2003 Seattle Annual Meeting (November 2–5, 2003)

Paper No. 3
Presentation Time: 2:30 PM


MASSOTH, Gary J.1, BAKER, Edward T.2, DE RONDE, Cornel E.J.1, ARCULUS, Richard J.3, LUPTON, John E.4, ISHIBASHI, Jun-ichiro5, RESING, Joseph A.6, MARTINEZ, Fernando7, STOFFERS, Peter8 and WORTHINGTON, Tim J.8, (1)Institute of Geol and Nuclear Sciences, 30 Gracefield Road, Lower Hutt, (2)Pacific Marine Environmental Lab, National Oceanic and Atmospheric Administration, 7600 Sand Point Way NE, Seattle, WA 98115-6349, (3)Department of Geology, Australian National Univ, Canberra, ACT 0200, Australia, (4)Pacific Marine Environmental Laboratory, National Oceanic and Atmospheric Administration, 2115 Marine Science Drive, Newport, OR 97365, (5)Department of Earth and Planetary Sciences, Faculty of Science, Kyushu Univ, 6-1-10 Hakozaki, Higashi-ku, Fukuoka, Japan, (6)Joint Institute for the Study of the Atmosphere and the Oceans (NOAA-PMEL and Univ. of Washington), 7600 Sand Point Way NE, Seattle, WA 98115-6349, (7)Hawaii Institute of Geophysics and Planetology, School of Ocean and Earth Sciences and Technology, University of Hawaii at Manoa, Honolulu, HI 96822, (8)Institute für Geowissenschaften, Christain-Albrechts-Universität zu Kiel, Olshausenstr. 40, D-24118, Kiel, Germany, g.massoth@gns.cri.nz

Back-arc spreading centers that form in oceanic basins near convergent plate margins are recognized sites of ancient and contemporary ore mineralization. While the processes of extension and crustal accretion at many back-arc spreading centers can be similar to those at mid-ocean ridges (MORs), back-arc segments proximal to active arcs may be significantly influenced by the subducting slab. Such is the case at the Valu Fa Ridge, the southern-most section of the Eastern Lau back arc Spreading Center, where high magmatic inflation and lavas with arc-like compositions are manifest along the several ridge segments that most closely neighbor the adjacent S. Tonga (Tofua) active arc front.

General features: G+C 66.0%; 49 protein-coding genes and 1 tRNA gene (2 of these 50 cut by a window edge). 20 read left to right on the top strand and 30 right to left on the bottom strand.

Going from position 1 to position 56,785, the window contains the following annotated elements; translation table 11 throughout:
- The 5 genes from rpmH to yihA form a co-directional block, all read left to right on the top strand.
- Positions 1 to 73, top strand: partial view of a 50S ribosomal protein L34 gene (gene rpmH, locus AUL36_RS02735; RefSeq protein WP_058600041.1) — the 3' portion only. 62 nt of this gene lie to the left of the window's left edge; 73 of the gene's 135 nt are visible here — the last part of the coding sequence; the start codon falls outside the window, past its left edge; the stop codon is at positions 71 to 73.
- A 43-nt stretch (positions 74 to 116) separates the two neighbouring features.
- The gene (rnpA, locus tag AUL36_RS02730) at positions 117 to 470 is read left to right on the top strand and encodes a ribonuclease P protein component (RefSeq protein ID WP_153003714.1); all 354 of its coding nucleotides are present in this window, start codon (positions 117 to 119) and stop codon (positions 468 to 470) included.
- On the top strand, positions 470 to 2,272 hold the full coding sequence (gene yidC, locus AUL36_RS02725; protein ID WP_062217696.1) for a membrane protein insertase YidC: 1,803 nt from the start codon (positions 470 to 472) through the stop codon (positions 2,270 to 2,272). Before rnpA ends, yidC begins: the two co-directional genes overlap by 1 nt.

Fluids derived and discharged from compositionally-evolved arc volcanics are by definition the most ‘arc-like’. To the extent the high concentrations of magmatic volatiles and dissolved ionic species characteristic of these fluids are causal to ore formation (as has been suggested), contemporary magmatic-hydrothermal fluids issuing from arc-corrupted back-arcs, such as the Valu Fa Ridge, may similarly present opportunities for seafloor mineralization.

Here we present the results of a comprehensive and systematic plume reconnaissance along the southern Valu Fa Ridge during TELVE (Tonga-Eastern Lau Vents Expedition, March-April 2003), one of the first surveys of this style along any back arc spreading system. The four overlapping ridge segments that comprise the southern 126 km of the Valu Fa Ridge were surveyed using tow-yo and vertical cast procedures common on MORs. In addition to confirming that two known sites (Hine Hina and Vai Lili) remain actively venting, we newly observed plumes above four other areas along the ridgecrest, each more chemically intense than above the historical sites. We compare the plume chemical results to those now emerging for submarine arcs (e.g., de Ronde et al., this session) and to data for MORs to identify an ‘arc-like’ chemical signature for hydrothermal plumes, one that we hope eventually will link to ‘arc-like’ mineralization on the seafloor.